Thursday, April 12, 2012

McKesson Wins the VA…at Cost minus 8.65%!

Last night, the Department of Veterans Affairs announced that McKesson had retained the much-delayed pharmaceutical prime vendor (PPV) contract. Here’s the press release: McKesson Selected By Department Of Veterans Affairs As Prime Pharmaceutical Supplier To VA Healthcare System.

Based on the pricing (details below), McKesson REALLY wanted to win the contract, which will now contribute about 40% less in earnings per share.

While the VA contract is unique, McKesson’s biggest customers—CVS Caremark (mail), Rite Aid, Walmart, and Omnicare—will surely be curious to know more about this wacky math. Manufacturers, however, should feel a sudden urge to hold onto their wallets.

The contract is potentially 8 years long: an initial two year period and three option periods of two years. George Hill at Citigroup estimates the total 8-year contract value to be $31.6 billion, or about $4 billion per year.

Click here to view the official award on the VA site. The reported pricing discounts are quite astounding:
  • Fast Pay Accounts (including CMOP): -8.65%
  • Net 15 Accounts: -8.15%
  • Medical/Surgical Items: -8.65%
  • WAC Based Priced Generics (WBPG) (including CMOP): -8.65%
Larry Marsh at Barclays Capitals estimates that the new contract will contribute $0.19 in earnings per share (EPS), vs. $0.33 for the current contract.

Curious how the math works for an 8.65% discount? See Big Trouble in the VA Contract: Who will win?, where I explain the two key factors behind so-called "cost minus" pricing:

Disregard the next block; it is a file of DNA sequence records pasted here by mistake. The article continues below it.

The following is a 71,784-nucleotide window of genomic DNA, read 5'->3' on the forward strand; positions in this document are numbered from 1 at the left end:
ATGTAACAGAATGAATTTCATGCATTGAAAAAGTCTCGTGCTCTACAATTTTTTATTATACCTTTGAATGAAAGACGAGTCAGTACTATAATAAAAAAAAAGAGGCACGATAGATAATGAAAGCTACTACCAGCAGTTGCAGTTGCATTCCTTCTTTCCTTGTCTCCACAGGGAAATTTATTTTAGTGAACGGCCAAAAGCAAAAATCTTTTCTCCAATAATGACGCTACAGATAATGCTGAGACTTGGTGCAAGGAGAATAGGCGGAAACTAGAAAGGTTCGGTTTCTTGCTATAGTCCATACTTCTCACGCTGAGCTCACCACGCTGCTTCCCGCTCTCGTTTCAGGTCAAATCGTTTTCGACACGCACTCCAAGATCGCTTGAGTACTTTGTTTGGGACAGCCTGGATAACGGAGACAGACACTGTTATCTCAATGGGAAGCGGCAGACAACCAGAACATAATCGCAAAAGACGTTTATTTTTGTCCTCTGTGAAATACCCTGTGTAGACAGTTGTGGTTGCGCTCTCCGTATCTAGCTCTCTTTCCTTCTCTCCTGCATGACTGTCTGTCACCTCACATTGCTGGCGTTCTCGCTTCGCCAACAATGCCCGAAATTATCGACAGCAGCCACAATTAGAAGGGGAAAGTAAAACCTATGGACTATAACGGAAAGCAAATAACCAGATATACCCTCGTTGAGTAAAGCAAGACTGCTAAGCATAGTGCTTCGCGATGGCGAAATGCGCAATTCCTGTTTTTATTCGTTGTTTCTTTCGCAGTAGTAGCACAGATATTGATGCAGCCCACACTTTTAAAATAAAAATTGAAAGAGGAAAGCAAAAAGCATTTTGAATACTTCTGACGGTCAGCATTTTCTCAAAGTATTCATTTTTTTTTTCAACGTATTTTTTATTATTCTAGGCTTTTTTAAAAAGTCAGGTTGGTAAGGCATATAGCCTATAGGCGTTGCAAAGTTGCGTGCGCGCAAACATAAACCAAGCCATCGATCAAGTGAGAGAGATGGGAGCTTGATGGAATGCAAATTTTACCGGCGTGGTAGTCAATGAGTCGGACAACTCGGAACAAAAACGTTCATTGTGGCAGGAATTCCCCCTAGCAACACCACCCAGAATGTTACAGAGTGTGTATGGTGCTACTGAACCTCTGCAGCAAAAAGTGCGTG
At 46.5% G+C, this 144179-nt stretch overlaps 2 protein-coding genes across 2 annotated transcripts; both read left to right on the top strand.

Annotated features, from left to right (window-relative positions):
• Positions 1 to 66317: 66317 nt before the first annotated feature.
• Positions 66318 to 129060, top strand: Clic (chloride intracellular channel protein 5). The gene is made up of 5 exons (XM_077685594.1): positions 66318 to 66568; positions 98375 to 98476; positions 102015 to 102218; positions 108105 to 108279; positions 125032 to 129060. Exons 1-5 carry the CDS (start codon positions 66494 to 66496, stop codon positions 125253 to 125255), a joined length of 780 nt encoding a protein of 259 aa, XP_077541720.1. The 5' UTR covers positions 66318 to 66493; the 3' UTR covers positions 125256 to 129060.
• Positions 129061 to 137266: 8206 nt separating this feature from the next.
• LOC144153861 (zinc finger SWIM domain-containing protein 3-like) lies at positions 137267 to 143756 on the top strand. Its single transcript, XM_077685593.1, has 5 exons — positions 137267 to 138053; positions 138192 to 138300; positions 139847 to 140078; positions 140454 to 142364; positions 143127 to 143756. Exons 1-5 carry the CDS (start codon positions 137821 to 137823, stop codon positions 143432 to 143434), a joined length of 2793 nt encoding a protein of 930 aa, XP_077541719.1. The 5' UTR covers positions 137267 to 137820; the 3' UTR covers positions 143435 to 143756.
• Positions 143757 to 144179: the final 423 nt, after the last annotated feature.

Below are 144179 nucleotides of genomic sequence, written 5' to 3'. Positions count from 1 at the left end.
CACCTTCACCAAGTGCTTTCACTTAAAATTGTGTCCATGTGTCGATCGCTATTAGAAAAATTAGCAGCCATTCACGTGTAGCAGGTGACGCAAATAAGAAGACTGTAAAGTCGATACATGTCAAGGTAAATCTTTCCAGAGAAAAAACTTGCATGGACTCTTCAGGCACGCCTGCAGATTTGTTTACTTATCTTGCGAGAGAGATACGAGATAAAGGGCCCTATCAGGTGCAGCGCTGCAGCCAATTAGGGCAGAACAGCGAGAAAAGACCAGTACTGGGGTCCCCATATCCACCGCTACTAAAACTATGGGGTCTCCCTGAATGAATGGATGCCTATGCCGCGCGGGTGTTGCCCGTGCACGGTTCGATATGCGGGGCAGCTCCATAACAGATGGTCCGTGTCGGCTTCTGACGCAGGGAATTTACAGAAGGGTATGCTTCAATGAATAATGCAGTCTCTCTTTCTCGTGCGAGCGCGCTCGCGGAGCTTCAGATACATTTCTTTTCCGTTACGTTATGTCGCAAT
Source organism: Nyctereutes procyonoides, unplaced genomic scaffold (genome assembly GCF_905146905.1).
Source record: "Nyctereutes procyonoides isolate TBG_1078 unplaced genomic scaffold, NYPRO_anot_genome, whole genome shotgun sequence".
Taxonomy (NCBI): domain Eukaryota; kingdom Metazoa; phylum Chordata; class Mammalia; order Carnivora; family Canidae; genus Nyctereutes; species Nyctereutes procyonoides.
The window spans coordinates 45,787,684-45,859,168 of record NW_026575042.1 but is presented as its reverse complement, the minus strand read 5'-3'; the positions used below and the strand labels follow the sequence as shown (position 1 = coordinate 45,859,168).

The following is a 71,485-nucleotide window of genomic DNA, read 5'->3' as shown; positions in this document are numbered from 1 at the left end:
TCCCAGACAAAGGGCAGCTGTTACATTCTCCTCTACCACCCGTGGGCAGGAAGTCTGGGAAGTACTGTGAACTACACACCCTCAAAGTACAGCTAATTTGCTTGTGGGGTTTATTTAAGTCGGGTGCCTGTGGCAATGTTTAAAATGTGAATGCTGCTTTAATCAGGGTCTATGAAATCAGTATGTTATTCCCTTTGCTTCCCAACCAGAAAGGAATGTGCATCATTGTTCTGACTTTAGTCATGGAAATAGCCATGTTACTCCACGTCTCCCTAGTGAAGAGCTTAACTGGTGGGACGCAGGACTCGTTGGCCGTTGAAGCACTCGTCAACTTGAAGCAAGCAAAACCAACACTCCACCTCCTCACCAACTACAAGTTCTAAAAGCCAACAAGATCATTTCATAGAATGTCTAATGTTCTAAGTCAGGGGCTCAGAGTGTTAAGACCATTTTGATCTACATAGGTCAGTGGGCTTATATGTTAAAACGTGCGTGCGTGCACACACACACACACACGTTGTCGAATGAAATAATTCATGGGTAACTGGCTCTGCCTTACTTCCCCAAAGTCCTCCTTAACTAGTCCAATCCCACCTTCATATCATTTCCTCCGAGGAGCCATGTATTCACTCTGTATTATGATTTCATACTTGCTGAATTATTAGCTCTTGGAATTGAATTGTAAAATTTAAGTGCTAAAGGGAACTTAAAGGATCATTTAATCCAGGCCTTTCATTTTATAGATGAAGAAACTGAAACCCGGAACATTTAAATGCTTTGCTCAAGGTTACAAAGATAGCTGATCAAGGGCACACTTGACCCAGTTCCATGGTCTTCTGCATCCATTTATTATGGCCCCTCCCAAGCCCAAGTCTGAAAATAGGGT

1. Buy-side margin allows the wholesaler to offer discounts from "cost" while still earning a positive gross margin.
  2. "Fast Pay" terms can provide a wholesaler with negative working capital.
There is also no accounts receivable or bad debt long as the U.S. doesn't go bankrupt in the next 8 years. (Unlikely, I hope.) For more on the oft-misunderstood drivers of wholesaler profits, read Chapter 4 of the 2011-12 Economic Report on Pharmaceutical Wholesalers and Specialty Distributors.

In January, I gave McKesson a 40% chance of remaining the sole-source vendor. In February, I upped it to 55% after the House Committee on Veterans’ Affairs hearing. Looks like I'm ready for another trip to Vegas!

P.S. My analysis of the mail pharmacy slowdown will appear tomorrow.


  1. Its all about cCreative math and cost shifting.  McKesson wins

  2. The distribution channel has hit a new bottom. If I still were a chain or GPO leader, I would speed dial my wholesaler national accounts VP and ask when to expect my organization's new pricing.
    As a manufacturer get ready, because the wholesaler has no where to go but downstream to extort the dollars to cover the new pricing. It's pretty clear to all now to see where the FFS agreements are going.
    This was all so predictable 7-8 years ago. Starting points for some of there FFS are double digits. A lot of fuzzy math. Truth is the FFS does support the insane pricing in part. While on the surface this deal looks good for the VA and the consumer, it is just the opposite as manufacturers bear the cost ultimately and they will pass on the cost with higher pricing. This is truthfully an anti consumer issue